French Trial Unleashes Mideast Revolt against Holocaust Cult
Published: 1998-02-01

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The trial in Paris this January of French intellectual Roger Garaudy for authoring the Holocaust revisionist book The Founding Myths of Israeli Politics has sparked an unprecedented explosion of support for revisionism across the Middle East.

Political, intellectual, professional, labor and religious leaders, as well as ordinary citizens, have spoken out, demonstrated, and given their support to the 84-year-old convert to Islam. In doing so, they have defended the right to question the Holocaust story and have begun—many for the first time—to study revisionism, not only in published texts, but also on revisionist sites on the World Wide Web, including CODOHWeb—the world’s first website to post Garaudy’s book in its entirety.

The first evidence that the Garaudy trial would be different from the trials of Robert Faurisson and other revisionists in France came a couple of days after the trial’s beginning on January 8, when the Agence France Presse reported that the Palestinian Writers Association had expressed its solidarity with Roger Garaudy’s “courageous fight for creative freedom.”

On the next day, January 11, a support committee for Roger Garaudy was set up in the Gulf state of Qatar, and it called for the Arab world to take action “against the intellectual terrorism of the Zionists.” Meanwhile, the newspaper Al-Khaleej (Dubai), in the neighboring United Arab Emirates, launched a campaign on behalf of Garaudy, calling for donations and messages of solidarity in a frontpage appeal.

These were only the first boulders, however, in what became over the following weeks, as the Agence France Presse reported, “an avalanche of support” for Roger Garaudy’s stand against Zionist oppression and against the Holocaust mythology that buttresses it. On January 12, Sheikh Ahmad Kaftaro, the highest Sunni Muslim authority in Syria, spoke out against the French effort to muzzle Garaudy, and Iran’s Islamic Human Rights Committee pronounced: “This trial is a demonstration of disrespect and non-conformity to the practice of free speech.” Prominent Lebanese attorneys, including the president of the Beirut bar association (“It is not acceptable that freedom of opinion be treated as a crime”), rallied to Garaudy’s cause, as did the Union of Arab Journalists, which pointedly asked European journalists to defend Garaudy’s right to freely express his opinion.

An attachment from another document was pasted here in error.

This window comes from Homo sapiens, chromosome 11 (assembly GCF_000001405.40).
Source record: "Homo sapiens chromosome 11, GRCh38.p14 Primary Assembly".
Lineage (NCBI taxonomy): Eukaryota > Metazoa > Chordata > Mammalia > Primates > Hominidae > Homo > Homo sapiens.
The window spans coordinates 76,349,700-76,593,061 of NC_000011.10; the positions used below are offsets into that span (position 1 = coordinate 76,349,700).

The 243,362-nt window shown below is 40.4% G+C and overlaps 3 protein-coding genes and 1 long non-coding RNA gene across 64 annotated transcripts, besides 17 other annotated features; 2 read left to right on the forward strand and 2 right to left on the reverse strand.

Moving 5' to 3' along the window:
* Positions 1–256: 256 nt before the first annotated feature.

Garaudy himself addressed, via satellite, a demonstration held at the House of Youth in Doha on January 12; on the same day he published a letter of thanks in Al-Khaleej, warning: “Zionism, with its aggressive, colonialist policies and claims to eternal domination of Jerusalem, could detonate a world war.”

Evidently this was music to the ears of Sheikha Zayed ibn Sultan Al-Nahayan, the wife of the president of the United Arab Emirates: on January 14 the Agence France Presse reported that she had donated $50,000 to Garaudy’s defense (the maximum fine for denying “crimes against humanity” under the idiotic law under which Holocaust revisionists are prosecuted in France is 300,000 francs, or $50,000). In the following days came the public support of:

  • the Arab Organization for Human Rights in Jordan, which supported Garaudy’s “freedom in everything he has written” and lamented that France “has fallen under the Zionist influence which is deep-rooted in some sectors of European society”;
  • one hundred sixty members of Iran’s parliament, who signed a petition backing Garaudy;
  • one hundred Palestinian writers, who demonstrated for Garaudy in front of the French Cultural Center in Gaza;